It is extrernely difficult for me to understand how the Municipality could, on a representation of that description made by that Municipal Councillor, start another second enquiry in regard to the same matter which had been fully disposed of during the first enquiry to which I have referred. Mr. Kalagate was not able to point out to us any provision of the Act or the Rules made under it empowering the Municipality to enquire into that matter once again.
23. It is no doubt true as urged by Mr. Kalagate that the Municipality in this case which enquired into the misconduct of the petitioner has to he regarded as some kind of a domestic tribunal whose deliberations or proceedings are not open to judicial review by us unless it is established that that tribunal acted without jurisdiction or violated the principles of natural justice or thatits proceedings were vitiated by mala fides or bias.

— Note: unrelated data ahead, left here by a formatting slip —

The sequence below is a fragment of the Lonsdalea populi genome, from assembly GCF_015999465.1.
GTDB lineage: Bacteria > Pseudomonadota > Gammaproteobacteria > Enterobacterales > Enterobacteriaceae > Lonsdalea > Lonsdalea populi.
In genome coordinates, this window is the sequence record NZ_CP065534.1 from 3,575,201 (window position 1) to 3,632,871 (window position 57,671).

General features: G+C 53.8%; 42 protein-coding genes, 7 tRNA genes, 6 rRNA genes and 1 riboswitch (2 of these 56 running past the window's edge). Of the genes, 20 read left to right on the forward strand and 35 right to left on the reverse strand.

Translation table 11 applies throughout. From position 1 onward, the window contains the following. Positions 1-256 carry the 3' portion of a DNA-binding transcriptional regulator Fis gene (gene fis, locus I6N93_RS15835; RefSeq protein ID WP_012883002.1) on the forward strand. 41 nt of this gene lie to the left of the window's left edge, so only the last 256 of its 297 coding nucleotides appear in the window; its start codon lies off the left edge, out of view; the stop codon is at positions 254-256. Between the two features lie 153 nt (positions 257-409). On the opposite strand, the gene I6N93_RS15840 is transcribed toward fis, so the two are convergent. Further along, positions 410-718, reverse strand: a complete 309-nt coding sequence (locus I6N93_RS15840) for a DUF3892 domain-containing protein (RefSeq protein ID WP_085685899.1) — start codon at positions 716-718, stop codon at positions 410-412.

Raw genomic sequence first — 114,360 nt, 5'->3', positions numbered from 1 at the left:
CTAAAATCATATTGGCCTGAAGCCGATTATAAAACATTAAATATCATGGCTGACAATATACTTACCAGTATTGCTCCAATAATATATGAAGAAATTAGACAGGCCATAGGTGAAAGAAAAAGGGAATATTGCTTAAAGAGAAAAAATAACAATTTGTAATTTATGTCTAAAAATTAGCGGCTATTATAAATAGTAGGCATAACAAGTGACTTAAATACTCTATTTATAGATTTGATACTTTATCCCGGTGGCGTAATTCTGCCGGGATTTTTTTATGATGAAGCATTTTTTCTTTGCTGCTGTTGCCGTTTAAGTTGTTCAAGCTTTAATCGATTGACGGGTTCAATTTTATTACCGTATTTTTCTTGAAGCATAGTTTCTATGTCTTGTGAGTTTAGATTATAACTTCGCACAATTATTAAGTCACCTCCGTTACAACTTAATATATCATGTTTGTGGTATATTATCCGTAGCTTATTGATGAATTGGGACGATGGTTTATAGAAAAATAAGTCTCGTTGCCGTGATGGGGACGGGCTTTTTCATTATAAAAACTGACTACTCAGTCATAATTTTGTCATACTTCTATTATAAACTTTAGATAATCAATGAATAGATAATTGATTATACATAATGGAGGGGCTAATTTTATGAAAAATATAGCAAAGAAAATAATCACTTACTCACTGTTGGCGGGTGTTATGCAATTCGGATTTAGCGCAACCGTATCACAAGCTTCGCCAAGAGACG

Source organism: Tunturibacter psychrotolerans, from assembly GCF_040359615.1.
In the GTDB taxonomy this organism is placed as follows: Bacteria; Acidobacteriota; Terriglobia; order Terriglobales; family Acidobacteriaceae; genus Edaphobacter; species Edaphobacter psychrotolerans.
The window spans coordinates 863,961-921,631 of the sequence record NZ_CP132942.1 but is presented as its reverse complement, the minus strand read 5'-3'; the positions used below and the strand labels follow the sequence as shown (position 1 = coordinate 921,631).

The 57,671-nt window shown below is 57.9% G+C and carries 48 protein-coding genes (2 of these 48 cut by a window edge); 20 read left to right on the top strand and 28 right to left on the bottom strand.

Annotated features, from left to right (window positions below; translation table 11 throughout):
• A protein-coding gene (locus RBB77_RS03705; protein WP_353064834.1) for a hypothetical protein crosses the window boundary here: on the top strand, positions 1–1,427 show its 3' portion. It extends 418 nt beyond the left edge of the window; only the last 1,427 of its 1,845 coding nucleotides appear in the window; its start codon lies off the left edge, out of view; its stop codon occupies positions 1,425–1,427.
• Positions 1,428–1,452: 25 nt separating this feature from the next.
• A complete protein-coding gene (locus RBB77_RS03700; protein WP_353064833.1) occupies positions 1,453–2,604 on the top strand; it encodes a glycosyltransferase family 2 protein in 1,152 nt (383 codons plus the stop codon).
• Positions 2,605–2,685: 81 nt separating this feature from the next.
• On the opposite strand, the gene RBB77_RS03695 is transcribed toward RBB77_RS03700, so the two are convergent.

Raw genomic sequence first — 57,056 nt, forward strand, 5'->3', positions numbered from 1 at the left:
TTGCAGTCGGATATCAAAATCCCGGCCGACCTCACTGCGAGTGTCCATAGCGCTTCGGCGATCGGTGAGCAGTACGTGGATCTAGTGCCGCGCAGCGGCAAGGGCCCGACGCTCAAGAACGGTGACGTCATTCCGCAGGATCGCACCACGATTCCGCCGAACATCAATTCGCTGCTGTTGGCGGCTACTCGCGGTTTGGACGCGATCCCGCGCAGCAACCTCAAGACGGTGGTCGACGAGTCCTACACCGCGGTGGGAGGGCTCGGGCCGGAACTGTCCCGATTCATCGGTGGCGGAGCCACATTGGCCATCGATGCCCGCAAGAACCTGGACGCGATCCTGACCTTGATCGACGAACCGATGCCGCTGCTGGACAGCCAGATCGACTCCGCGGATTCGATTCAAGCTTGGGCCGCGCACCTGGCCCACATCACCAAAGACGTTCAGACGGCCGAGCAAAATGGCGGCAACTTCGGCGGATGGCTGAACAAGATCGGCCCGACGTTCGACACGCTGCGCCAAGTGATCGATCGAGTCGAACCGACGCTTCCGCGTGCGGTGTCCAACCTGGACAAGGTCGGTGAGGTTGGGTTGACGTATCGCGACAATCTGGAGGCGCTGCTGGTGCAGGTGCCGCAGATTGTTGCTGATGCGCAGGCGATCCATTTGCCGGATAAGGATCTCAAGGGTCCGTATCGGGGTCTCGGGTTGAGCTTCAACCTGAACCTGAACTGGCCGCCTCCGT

It is, I think, indisputable that this Court has jurisdiction to quash the proceedings of such domestic tribunals if it transpires that that domestic tribunal had no jurisdiction to conduct the impugned proceedings or that it, in conducting those proceedings, acted in violation of the principles of natural justice or that its action could he regarded as having been actuated by extraneous and collateral considerations or bias.
24. In this case it is very clear to my mind that the proceedings which are brought up before us are liable to be quashed on all the three grounds on which the proceedings of a domestic tribunal can he quashed. As I have already mentioned, in my opinion, the Municipality in conducting another enquiry into a matter which had already become closed, was clearly acting outside its competence and jurisdiction. It had no jurisdiction to subject the petitioner to another penalty for the same act of misconduct for which he had been already once punished.